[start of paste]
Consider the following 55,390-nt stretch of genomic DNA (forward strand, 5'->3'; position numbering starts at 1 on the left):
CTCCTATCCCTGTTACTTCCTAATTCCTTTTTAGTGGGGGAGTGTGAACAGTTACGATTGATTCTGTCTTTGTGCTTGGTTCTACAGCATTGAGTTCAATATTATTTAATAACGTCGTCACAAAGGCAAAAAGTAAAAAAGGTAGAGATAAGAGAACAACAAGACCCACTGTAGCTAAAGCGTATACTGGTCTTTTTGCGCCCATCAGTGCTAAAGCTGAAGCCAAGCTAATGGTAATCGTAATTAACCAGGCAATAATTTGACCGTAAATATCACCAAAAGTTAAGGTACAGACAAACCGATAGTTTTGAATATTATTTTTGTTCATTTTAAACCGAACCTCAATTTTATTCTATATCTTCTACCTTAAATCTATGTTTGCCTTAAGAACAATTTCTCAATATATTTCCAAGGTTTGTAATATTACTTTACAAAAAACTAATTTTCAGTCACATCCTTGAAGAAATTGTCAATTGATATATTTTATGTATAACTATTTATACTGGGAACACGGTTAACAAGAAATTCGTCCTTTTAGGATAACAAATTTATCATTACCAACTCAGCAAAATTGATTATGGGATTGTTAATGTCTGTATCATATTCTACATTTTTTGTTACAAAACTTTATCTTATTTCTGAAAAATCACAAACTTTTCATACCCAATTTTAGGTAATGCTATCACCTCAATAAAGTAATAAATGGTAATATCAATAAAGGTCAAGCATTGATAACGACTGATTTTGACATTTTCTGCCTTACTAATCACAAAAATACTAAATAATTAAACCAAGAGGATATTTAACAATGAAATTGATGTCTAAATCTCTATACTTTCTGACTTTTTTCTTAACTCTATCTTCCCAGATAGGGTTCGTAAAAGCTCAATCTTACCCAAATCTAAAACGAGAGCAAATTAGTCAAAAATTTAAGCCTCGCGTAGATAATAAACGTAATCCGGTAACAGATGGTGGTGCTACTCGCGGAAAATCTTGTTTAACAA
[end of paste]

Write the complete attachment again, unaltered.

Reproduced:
Consider the following 55,390-nt stretch of genomic DNA (forward strand, 5'->3'; position numbering starts at 1 on the left):
CTCCTATCCCTGTTACTTCCTAATTCCTTTTTAGTGGGGGAGTGTGAACAGTTACGATTGATTCTGTCTTTGTGCTTGGTTCTACAGCATTGAGTTCAATATTATTTAATAACGTCGTCACAAAGGCAAAAAGTAAAAAAGGTAGAGATAAGAGAACAACAAGACCCACTGTAGCTAAAGCGTATACTGGTCTTTTTGCGCCCATCAGTGCTAAAGCTGAAGCCAAGCTAATGGTAATCGTAATTAACCAGGCAATAATTTGACCGTAAATATCACCAAAAGTTAAGGTACAGACAAACCGATAGTTTTGAATATTATTTTTGTTCATTTTAAACCGAACCTCAATTTTATTCTATATCTTCTACCTTAAATCTATGTTTGCCTTAAGAACAATTTCTCAATATATTTCCAAGGTTTGTAATATTACTTTACAAAAAACTAATTTTCAGTCACATCCTTGAAGAAATTGTCAATTGATATATTTTATGTATAACTATTTATACTGGGAACACGGTTAACAAGAAATTCGTCCTTTTAGGATAACAAATTTATCATTACCAACTCAGCAAAATTGATTATGGGATTGTTAATGTCTGTATCATATTCTACATTTTTTGTTACAAAACTTTATCTTATTTCTGAAAAATCACAAACTTTTCATACCCAATTTTAGGTAATGCTATCACCTCAATAAAGTAATAAATGGTAATATCAATAAAGGTCAAGCATTGATAACGACTGATTTTGACATTTTCTGCCTTACTAATCACAAAAATACTAAATAATTAAACCAAGAGGATATTTAACAATGAAATTGATGTCTAAATCTCTATACTTTCTGACTTTTTTCTTAACTCTATCTTCCCAGATAGGGTTCGTAAAAGCTCAATCTTACCCAAATCTAAAACGAGAGCAAATTAGTCAAAAATTTAAGCCTCGCGTAGATAATAAACGTAATCCGGTAACAGATGGTGGTGCTACTCGCGGAAAATCTTGTTTAACAA